Sunday, November 27, 2011

Columbia University Business History Forum This Tuesday

Readers in or near New York City will be interested in the Columbia University Business History Forum's November 29 meeting, which will be a symposium on Capitalism Takes Command: The Social Transformation of Nineteenth-Century America (Chicago, 2011 [but out in January 2012]), edited by Michael Zakim and Gary J. Kornblith.
   The symposium will meet from 6:30 to 8:00 pm, in Room 523, Butler Library, Columbia University, and will be followed by a reception. The meeting, which is open to the public, is sponsored by the Columbia Rare Book and Manuscript Library; the Herbert H. Lehman Center for American  History; and the History Department at the New School for Social Research and Eugene Lang College.
   Capitalism Takes Command presents original histories of the commercialization of farming, the creation of a national mortgage market, the collateralization of slaves, the invention of office systems, and more—an inventory of means by which capitalism became America's new revolutionary tradition. This collection of essays argues that capitalism's effects reached far beyond the purview of the economy. As business ceaselessly revised its own practices, a new demographic of private bankers, insurance brokers, investors in securities, and young clerks hoping to make partner, among many others, assumed center stage, displacing older elites and forms of property. Explaining how capital became an "ism" and how business became a social philosophy, Capitalism Takes Command brings the economy back into the mainstream of American history.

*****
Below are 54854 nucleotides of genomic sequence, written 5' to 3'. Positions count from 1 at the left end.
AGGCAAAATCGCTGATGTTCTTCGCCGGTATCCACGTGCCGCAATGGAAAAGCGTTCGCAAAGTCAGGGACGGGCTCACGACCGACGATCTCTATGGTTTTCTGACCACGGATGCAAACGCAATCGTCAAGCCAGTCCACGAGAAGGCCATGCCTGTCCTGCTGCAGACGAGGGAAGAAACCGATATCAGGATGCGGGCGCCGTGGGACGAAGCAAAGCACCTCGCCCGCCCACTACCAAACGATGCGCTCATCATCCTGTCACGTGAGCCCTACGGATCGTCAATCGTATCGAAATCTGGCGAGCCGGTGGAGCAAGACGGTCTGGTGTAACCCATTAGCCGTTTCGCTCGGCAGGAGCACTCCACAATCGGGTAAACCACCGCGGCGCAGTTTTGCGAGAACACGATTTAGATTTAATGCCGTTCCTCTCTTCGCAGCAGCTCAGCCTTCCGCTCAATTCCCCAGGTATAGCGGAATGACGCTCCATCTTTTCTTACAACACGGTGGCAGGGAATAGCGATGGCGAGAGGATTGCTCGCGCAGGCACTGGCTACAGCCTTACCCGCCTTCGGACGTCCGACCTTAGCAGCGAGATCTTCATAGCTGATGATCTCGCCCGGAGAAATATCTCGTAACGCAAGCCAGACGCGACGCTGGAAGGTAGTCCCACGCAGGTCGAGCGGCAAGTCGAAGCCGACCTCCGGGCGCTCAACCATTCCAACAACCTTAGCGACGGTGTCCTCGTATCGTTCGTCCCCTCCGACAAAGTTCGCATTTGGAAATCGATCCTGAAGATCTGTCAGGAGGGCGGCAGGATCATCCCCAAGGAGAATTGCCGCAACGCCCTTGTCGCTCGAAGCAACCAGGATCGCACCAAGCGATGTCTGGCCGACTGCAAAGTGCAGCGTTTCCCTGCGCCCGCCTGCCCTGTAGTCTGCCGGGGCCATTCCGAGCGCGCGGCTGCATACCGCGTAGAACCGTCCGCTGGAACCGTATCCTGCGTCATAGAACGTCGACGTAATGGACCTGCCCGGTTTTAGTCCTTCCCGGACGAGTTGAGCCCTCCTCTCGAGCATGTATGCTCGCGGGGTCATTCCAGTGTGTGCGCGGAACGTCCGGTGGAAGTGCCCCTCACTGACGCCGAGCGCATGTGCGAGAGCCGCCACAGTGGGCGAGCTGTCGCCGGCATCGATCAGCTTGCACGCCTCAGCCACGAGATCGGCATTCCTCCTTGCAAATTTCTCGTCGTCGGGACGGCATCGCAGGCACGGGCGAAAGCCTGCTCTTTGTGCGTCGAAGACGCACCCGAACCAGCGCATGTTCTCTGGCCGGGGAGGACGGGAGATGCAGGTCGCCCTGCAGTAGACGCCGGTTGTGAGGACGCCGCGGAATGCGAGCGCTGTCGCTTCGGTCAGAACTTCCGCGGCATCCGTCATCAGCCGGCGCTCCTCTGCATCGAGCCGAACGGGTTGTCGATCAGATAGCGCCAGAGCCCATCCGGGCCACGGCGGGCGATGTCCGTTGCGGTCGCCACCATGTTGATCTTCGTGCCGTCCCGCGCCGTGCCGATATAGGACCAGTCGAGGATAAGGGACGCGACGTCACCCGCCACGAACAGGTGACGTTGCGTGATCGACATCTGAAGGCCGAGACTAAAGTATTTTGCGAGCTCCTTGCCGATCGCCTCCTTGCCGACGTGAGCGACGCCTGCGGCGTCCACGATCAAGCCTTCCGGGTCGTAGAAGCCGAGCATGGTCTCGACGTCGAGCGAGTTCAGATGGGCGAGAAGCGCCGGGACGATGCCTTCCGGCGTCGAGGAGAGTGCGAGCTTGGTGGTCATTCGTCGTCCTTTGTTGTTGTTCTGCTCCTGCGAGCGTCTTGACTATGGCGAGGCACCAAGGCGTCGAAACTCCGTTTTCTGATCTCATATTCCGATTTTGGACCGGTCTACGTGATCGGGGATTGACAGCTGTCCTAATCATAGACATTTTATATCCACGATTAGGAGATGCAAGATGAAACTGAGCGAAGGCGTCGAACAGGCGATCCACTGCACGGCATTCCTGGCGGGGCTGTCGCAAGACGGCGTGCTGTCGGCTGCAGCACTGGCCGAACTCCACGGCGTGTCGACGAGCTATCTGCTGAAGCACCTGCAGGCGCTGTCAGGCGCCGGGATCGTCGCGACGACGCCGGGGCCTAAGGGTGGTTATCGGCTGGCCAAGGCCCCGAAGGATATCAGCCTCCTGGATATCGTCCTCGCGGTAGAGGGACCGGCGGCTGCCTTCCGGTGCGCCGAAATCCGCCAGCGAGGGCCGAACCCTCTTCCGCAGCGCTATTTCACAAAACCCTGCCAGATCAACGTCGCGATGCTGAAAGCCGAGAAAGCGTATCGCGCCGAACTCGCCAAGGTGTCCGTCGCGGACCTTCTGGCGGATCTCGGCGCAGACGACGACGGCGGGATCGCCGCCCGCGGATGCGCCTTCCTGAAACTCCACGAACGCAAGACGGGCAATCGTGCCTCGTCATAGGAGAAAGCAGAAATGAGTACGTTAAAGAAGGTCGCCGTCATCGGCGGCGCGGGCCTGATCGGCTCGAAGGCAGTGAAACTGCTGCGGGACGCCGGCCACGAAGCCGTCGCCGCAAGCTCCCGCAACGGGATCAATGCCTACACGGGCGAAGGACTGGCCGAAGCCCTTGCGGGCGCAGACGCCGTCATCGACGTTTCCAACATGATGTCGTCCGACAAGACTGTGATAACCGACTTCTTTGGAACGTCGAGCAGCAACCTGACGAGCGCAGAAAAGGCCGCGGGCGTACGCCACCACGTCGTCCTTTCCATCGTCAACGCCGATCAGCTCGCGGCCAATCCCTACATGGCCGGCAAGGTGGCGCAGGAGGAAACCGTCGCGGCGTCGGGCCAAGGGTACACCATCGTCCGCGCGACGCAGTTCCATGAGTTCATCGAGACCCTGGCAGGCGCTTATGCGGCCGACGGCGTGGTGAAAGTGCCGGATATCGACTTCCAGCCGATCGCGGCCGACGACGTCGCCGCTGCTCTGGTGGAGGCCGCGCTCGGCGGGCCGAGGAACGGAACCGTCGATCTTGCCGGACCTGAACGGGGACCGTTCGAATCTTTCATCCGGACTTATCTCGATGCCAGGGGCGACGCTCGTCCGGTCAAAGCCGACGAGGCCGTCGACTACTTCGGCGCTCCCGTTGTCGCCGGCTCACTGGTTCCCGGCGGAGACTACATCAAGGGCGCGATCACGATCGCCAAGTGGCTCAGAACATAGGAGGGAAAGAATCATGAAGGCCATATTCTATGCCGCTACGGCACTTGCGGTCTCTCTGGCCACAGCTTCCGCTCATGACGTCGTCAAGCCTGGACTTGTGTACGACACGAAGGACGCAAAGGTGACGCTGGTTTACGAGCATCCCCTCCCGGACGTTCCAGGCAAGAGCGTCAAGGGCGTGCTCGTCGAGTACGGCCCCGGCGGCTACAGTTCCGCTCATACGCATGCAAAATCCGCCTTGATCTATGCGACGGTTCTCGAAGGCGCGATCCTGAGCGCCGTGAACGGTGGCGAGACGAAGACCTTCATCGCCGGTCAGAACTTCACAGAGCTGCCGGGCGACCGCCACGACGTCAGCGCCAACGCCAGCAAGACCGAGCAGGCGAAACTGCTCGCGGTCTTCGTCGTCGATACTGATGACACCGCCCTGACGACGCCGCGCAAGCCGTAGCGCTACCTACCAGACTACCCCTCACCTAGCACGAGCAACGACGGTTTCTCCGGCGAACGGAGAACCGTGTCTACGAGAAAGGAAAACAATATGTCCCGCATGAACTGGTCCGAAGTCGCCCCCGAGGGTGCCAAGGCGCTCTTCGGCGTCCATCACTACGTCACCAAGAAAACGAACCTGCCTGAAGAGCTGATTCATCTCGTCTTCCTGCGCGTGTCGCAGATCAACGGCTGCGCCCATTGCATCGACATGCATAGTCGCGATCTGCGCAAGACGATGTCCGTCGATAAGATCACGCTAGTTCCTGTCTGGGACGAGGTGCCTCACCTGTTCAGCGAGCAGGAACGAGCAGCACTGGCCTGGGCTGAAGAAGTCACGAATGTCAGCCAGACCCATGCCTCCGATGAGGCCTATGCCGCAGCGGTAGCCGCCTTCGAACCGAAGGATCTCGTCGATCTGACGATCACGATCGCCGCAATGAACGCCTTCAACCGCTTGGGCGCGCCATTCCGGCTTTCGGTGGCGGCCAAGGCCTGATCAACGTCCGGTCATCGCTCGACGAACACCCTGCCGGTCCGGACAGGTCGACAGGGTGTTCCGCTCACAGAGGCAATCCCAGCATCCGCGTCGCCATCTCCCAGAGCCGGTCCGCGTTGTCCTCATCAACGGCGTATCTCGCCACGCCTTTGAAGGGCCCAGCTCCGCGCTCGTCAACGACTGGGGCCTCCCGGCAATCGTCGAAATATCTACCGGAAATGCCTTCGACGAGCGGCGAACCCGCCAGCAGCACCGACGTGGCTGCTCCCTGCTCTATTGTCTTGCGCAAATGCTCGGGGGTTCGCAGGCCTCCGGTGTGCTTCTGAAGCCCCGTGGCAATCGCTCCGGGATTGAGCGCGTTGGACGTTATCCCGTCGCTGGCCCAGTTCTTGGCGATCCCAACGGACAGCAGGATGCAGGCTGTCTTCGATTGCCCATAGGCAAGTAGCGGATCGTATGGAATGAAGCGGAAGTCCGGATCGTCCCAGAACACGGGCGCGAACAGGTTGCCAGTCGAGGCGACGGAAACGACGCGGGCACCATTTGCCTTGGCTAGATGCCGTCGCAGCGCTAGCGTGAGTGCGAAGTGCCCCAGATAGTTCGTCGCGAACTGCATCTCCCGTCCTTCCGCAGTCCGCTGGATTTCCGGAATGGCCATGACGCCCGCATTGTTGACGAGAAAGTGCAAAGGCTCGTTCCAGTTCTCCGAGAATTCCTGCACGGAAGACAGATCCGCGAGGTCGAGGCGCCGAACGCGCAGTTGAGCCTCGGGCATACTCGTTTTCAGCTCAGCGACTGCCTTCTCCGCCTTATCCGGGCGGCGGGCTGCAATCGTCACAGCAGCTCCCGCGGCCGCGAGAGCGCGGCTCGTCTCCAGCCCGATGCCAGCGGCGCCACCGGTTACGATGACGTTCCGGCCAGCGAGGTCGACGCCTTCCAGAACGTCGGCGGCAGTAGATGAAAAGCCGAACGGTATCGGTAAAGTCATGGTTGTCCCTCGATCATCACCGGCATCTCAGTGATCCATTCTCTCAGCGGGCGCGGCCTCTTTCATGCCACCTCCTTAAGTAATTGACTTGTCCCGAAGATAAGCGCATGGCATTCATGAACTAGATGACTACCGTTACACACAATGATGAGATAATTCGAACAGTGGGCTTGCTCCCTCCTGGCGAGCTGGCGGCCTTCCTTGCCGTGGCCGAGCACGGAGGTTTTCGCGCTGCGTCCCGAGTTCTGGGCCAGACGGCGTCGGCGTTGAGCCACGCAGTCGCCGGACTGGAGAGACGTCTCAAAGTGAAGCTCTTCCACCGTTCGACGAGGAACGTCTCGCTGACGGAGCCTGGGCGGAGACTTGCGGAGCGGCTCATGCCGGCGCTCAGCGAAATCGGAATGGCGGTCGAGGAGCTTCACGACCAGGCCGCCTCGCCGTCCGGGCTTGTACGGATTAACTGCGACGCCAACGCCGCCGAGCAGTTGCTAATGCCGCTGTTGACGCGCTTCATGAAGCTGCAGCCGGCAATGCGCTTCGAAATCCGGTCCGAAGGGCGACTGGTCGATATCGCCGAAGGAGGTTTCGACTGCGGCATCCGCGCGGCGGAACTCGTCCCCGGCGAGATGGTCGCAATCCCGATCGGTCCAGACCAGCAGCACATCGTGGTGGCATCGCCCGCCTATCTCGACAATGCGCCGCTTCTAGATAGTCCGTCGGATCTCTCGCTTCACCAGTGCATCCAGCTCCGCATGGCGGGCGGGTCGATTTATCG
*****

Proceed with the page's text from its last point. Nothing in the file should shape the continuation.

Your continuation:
In addition to essays by the speakers below, the book contains contributions from Amy Dru Stanley, Robert Wright, Tamara Plakins Thornton, Jeffrey Sklansky, and Sean Patrick Adams.
   The program consists of:
"Capitalism:  An American Revolutionary Tradition," Michael Zakim (Tel Aviv)

"Toxic Debt, Liar Loans, Collateralized and Securitized Human Beings, and the Panic of 1837," Edward Baptist (Cornell)

"Inheriting Property and Debt: From Family Security to Corporate Accumulation," Elizabeth Blackmar (Columbia)

"The Mortgage Worked the Hardest: The Fate of Landed Independence in Nineteenth-Century America," Jonathan Levy (Princeton)
For further information please email Eric Wakin; if you wish to attend please email